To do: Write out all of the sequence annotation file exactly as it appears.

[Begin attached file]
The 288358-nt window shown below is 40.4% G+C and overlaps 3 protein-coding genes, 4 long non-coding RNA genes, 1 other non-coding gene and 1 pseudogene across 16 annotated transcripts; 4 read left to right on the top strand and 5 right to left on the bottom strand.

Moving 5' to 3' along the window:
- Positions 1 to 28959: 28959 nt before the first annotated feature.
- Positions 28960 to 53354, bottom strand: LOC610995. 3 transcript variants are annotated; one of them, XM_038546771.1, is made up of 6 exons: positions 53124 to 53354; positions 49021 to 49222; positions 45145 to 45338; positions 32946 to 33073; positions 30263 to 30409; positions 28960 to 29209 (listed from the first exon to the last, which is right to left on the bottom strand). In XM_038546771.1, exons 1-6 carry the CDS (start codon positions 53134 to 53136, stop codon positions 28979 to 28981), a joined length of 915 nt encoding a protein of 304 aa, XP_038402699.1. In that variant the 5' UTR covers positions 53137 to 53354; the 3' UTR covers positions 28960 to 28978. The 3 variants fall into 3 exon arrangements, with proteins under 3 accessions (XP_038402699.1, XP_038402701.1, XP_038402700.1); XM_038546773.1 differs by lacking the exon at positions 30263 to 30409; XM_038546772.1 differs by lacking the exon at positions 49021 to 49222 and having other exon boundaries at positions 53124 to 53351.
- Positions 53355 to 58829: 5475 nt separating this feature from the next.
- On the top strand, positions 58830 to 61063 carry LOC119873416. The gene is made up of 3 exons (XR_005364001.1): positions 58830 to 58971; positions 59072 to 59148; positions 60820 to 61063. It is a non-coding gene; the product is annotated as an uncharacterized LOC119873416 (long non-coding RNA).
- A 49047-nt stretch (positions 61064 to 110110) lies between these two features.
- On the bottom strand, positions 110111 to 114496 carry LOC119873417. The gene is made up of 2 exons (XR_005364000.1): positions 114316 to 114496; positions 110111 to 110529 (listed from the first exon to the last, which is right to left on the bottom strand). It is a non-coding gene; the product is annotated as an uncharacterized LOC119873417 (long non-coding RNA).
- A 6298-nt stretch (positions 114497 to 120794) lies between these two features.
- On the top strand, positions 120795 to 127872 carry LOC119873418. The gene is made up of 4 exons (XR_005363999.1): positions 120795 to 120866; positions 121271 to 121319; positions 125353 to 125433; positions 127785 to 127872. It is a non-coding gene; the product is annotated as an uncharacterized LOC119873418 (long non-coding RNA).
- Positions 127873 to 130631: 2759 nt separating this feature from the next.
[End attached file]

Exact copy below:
The 288358-nt window shown below is 40.4% G+C and overlaps 3 protein-coding genes, 4 long non-coding RNA genes, 1 other non-coding gene and 1 pseudogene across 16 annotated transcripts; 4 read left to right on the top strand and 5 right to left on the bottom strand.

Moving 5' to 3' along the window:
- Positions 1 to 28959: 28959 nt before the first annotated feature.
- Positions 28960 to 53354, bottom strand: LOC610995. 3 transcript variants are annotated; one of them, XM_038546771.1, is made up of 6 exons: positions 53124 to 53354; positions 49021 to 49222; positions 45145 to 45338; positions 32946 to 33073; positions 30263 to 30409; positions 28960 to 29209 (listed from the first exon to the last, which is right to left on the bottom strand). In XM_038546771.1, exons 1-6 carry the CDS (start codon positions 53134 to 53136, stop codon positions 28979 to 28981), a joined length of 915 nt encoding a protein of 304 aa, XP_038402699.1. In that variant the 5' UTR covers positions 53137 to 53354; the 3' UTR covers positions 28960 to 28978. The 3 variants fall into 3 exon arrangements, with proteins under 3 accessions (XP_038402699.1, XP_038402701.1, XP_038402700.1); XM_038546773.1 differs by lacking the exon at positions 30263 to 30409; XM_038546772.1 differs by lacking the exon at positions 49021 to 49222 and having other exon boundaries at positions 53124 to 53351.
- Positions 53355 to 58829: 5475 nt separating this feature from the next.
- On the top strand, positions 58830 to 61063 carry LOC119873416. The gene is made up of 3 exons (XR_005364001.1): positions 58830 to 58971; positions 59072 to 59148; positions 60820 to 61063. It is a non-coding gene; the product is annotated as an uncharacterized LOC119873416 (long non-coding RNA).
- A 49047-nt stretch (positions 61064 to 110110) lies between these two features.
- On the bottom strand, positions 110111 to 114496 carry LOC119873417. The gene is made up of 2 exons (XR_005364000.1): positions 114316 to 114496; positions 110111 to 110529 (listed from the first exon to the last, which is right to left on the bottom strand). It is a non-coding gene; the product is annotated as an uncharacterized LOC119873417 (long non-coding RNA).
- A 6298-nt stretch (positions 114497 to 120794) lies between these two features.
- On the top strand, positions 120795 to 127872 carry LOC119873418. The gene is made up of 4 exons (XR_005363999.1): positions 120795 to 120866; positions 121271 to 121319; positions 125353 to 125433; positions 127785 to 127872. It is a non-coding gene; the product is annotated as an uncharacterized LOC119873418 (long non-coding RNA).
- Positions 127873 to 130631: 2759 nt separating this feature from the next.